The aim of this study was to assess the effectiveness of sonography for diagnosing sialolithiasis in comparison with the existing reference standard of direct identification of a stone.
A total of 659 glands with signs of obstructive sialadenopathy were evaluated retrospectively. Sonographic examinations of the large head salivary glands had been performed initially in all cases. Direct depiction of a stone during sialoendoscopy or transoral ductal surgery or observation of stone fragmentation with discharge of concrements after extracorporeal shock wave lithotripsy, was regarded as definitive evidence and as the reference standard for the presence of sialolithiasis. The sonographic results were compared with those for direct identification of stones.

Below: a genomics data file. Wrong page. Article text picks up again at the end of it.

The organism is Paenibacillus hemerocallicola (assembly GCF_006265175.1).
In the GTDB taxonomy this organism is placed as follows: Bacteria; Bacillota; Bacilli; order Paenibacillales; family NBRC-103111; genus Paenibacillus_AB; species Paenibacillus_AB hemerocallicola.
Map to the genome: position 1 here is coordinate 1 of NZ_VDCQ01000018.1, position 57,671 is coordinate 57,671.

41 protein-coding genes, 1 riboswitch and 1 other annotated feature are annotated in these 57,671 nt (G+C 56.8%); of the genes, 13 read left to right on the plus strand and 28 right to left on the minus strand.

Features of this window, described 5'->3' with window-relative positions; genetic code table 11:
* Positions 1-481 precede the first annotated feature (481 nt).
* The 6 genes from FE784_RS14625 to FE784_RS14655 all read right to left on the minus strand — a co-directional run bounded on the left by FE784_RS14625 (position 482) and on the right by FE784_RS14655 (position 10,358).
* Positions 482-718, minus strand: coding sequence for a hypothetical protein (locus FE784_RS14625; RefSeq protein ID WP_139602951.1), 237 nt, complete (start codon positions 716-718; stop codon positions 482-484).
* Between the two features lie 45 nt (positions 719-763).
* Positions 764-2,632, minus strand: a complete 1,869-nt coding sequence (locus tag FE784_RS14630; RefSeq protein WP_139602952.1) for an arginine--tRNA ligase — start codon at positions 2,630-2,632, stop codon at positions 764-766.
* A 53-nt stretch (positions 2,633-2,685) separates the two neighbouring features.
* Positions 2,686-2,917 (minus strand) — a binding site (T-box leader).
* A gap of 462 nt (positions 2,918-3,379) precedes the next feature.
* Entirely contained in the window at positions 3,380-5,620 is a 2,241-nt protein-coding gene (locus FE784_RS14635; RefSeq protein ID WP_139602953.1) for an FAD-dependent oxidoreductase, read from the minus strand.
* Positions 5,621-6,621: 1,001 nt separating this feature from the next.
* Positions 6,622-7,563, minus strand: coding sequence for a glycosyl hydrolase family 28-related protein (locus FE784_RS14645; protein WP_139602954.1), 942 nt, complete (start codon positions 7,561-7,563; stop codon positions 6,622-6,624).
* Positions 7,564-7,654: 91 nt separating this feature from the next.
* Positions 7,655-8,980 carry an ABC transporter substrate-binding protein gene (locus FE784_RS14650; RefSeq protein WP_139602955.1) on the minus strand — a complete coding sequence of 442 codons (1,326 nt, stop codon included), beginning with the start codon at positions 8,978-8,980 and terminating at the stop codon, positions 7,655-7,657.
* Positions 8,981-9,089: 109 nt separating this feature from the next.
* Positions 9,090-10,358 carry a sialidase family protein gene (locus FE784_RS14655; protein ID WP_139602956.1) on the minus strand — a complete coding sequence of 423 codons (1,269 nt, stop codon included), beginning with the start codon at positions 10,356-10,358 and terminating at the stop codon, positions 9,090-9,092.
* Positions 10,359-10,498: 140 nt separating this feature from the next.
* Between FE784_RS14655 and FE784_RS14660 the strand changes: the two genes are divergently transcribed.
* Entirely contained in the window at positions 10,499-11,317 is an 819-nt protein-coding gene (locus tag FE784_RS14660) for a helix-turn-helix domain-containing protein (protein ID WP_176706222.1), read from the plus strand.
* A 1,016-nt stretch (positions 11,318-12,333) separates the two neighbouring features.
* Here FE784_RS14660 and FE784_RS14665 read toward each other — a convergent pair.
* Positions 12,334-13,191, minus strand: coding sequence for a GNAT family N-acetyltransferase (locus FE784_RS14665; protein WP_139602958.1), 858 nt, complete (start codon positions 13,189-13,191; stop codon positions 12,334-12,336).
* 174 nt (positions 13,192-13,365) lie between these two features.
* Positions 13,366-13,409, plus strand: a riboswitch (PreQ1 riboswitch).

The sensitivity of sonography was 94.7%, with specificity of 97.4%, a positive predictive value of 99.4%, and a negative predictive value of 79.6%. Stones that were not diagnosed correctly on sonography were most often located in the distal area of the duct.
These results show that sialolithiasis can be diagnosed by sonography with a high degree of certainty. Sonography thus appears to be highly appropriate as the examination method of choice.
Useful keywords (using NLM MeSH Indexing)
Reproducibility of Results
Salivary Ducts/diagnostic imaging
Salivary Gland Calculi/diagnostic imaging*
Salivary Glands/diagnostic imaging
Sensitivity and Specificity
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